Fonda was a visible political activist in the counterculture era during the Vietnam War. She was photographed sitting on a North Vietnamese anti-aircraft gun on a 1972 visit to Hanoi, during which she gained the nickname “Hanoi Jane”. During this time she was effectively blacklisted in Hollywood. She has also protested the Iraq War and violence against women, and describes herself as a feminist and environmental activist. In 2005, along with Robin Morgan and Gloria Steinem, she co-founded the Women’s Media Center, an organization that works to amplify the voices of women in the media through advocacy, media and leadership training, and the creation of original content. Fonda serves on the board of the organization.
Each review will be linked to the title below.
(*seen originally in theaters)
(**seen rereleased in theaters)
- Tall Story (1960) – directed by Joshua Logan
- A String of Beads (1961) – directed by Fielder Cook – TV movie
- Walk on the Wild Side (1962) – directed by Edward Dmytryk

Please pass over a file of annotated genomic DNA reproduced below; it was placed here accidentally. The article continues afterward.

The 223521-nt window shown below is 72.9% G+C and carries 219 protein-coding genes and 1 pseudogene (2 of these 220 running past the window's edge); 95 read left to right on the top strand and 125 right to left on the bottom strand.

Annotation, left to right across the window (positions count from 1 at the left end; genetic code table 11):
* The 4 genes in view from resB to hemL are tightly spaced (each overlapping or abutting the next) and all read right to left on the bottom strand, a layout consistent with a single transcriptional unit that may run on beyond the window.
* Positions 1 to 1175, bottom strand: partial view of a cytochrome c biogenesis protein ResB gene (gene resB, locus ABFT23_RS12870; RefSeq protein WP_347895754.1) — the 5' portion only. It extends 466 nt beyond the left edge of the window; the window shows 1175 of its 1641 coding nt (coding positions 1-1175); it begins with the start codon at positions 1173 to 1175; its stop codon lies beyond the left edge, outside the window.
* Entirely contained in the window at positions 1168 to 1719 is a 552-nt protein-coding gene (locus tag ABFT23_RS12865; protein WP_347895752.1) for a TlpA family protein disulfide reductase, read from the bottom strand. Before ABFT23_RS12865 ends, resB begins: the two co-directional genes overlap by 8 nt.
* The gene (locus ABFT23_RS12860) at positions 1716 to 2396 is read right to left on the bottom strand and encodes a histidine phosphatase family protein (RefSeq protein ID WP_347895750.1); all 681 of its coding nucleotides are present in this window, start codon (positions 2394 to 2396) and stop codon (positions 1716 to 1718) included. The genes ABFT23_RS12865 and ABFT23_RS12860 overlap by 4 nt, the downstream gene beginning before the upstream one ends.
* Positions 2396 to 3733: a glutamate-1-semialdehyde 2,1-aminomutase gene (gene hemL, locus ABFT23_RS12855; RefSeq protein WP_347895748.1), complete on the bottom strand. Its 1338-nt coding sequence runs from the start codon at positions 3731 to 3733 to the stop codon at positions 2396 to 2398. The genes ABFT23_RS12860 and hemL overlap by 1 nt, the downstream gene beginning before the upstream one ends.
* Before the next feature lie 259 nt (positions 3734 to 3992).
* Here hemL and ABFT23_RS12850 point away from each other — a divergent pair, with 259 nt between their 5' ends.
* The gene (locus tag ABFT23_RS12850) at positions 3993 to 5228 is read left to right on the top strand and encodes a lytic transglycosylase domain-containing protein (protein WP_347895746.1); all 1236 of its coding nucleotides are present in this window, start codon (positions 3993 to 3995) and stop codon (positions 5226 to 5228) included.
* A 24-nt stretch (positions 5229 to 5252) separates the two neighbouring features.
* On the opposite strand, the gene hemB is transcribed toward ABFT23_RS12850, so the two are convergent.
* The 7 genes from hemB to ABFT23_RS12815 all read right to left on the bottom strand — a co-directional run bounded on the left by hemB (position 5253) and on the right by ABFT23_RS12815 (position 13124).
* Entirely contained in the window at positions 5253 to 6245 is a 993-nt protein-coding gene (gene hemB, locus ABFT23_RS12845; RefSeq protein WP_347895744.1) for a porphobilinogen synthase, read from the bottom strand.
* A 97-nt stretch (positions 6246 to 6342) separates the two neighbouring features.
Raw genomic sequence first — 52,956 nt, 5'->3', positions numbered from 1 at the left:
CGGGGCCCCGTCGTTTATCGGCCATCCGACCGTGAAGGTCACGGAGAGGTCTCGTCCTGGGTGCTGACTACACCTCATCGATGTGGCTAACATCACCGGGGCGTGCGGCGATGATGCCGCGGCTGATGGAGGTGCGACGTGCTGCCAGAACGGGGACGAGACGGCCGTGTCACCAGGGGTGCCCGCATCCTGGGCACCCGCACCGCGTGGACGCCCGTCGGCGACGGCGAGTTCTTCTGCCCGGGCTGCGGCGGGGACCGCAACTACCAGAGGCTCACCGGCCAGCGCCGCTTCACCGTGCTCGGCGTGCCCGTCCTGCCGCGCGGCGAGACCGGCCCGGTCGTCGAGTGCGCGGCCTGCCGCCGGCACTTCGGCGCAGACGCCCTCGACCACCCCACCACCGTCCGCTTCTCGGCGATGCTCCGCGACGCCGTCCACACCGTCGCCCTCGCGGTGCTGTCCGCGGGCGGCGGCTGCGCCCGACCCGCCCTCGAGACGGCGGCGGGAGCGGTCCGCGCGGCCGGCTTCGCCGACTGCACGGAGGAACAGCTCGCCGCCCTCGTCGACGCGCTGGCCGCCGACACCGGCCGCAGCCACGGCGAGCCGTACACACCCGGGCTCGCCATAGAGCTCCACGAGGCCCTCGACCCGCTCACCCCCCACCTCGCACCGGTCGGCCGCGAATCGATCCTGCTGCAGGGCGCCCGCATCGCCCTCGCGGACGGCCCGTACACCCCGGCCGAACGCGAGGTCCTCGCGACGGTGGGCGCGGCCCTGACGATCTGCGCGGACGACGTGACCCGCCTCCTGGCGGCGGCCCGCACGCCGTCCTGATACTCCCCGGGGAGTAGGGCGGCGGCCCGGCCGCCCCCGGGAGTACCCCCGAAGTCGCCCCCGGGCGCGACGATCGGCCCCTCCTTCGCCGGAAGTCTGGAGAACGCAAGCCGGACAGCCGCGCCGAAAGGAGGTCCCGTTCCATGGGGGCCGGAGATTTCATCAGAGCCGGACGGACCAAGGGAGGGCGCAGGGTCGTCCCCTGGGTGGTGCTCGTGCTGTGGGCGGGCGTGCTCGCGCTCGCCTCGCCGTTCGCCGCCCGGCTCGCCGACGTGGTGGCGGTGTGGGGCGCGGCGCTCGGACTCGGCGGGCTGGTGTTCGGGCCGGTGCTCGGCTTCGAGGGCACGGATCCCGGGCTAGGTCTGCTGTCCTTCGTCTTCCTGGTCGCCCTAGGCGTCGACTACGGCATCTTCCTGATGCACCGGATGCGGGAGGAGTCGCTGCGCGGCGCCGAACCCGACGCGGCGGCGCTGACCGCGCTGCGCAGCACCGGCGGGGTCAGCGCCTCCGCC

- The Chapman Report (1962) – directed by George Cukor
- Period of Adjustment (1962) – directed by George Roy Hill
- In the Cool of the Day (1963) – directed by Robert Stevens
- Sunday in New York (1963) – directed by Peter Tewksbury
- Joy House (1964) – directed by René Clément
- Circle of Love (1964) – directed by Roger Vadim
- Cat Ballou (1965) – directed by Elliot Silverstein
- The Chase (1966) – directed by Arthur Penn
- The Game Is Over (1966) – directed by Roger Vadim
- Any Wednesday (1966) – directed by Robert Ellis Miller
- Hurry Sundown (1967) – directed by Otto Preminger
- Barefoot in the Park (1967) – directed by Gene Saks
- Spirits of the Dead (1968) – directed by Federico Fellini, Louis Malle, & Roger Vadim – anthology
- Barbarella (1968) – directed by Roger Vadim
- They Shoot Horses, Don’t They? (1969) – directed by Sydney Pollack
- Klute (1971) – directed by Alan J. Pakula